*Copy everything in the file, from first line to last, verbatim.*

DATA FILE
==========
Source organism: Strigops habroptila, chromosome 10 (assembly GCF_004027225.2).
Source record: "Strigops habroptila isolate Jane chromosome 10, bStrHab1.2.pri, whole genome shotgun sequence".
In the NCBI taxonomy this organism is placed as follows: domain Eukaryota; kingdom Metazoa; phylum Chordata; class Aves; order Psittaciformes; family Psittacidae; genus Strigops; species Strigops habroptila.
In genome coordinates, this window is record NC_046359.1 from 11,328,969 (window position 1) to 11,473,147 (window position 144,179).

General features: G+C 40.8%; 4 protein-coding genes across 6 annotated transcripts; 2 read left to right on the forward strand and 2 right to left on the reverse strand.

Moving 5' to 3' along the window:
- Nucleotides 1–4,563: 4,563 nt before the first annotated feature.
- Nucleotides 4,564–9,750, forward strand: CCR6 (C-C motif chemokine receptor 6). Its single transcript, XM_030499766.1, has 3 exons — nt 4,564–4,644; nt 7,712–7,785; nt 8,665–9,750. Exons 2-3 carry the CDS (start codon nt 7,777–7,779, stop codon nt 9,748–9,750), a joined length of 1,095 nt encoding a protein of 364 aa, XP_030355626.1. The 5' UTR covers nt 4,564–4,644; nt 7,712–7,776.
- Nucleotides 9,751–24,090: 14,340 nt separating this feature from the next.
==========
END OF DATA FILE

Source organism: Strigops habroptila, chromosome 10 (assembly GCF_004027225.2).
Source record: "Strigops habroptila isolate Jane chromosome 10, bStrHab1.2.pri, whole genome shotgun sequence".
In the NCBI taxonomy this organism is placed as follows: domain Eukaryota; kingdom Metazoa; phylum Chordata; class Aves; order Psittaciformes; family Psittacidae; genus Strigops; species Strigops habroptila.
In genome coordinates, this window is record NC_046359.1 from 11,328,969 (window position 1) to 11,473,147 (window position 144,179).

General features: G+C 40.8%; 4 protein-coding genes across 6 annotated transcripts; 2 read left to right on the forward strand and 2 right to left on the reverse strand.

Moving 5' to 3' along the window:
- Nucleotides 1–4,563: 4,563 nt before the first annotated feature.
- Nucleotides 4,564–9,750, forward strand: CCR6 (C-C motif chemokine receptor 6). Its single transcript, XM_030499766.1, has 3 exons — nt 4,564–4,644; nt 7,712–7,785; nt 8,665–9,750. Exons 2-3 carry the CDS (start codon nt 7,777–7,779, stop codon nt 9,748–9,750), a joined length of 1,095 nt encoding a protein of 364 aa, XP_030355626.1. The 5' UTR covers nt 4,564–4,644; nt 7,712–7,776.
- Nucleotides 9,751–24,090: 14,340 nt separating this feature from the next.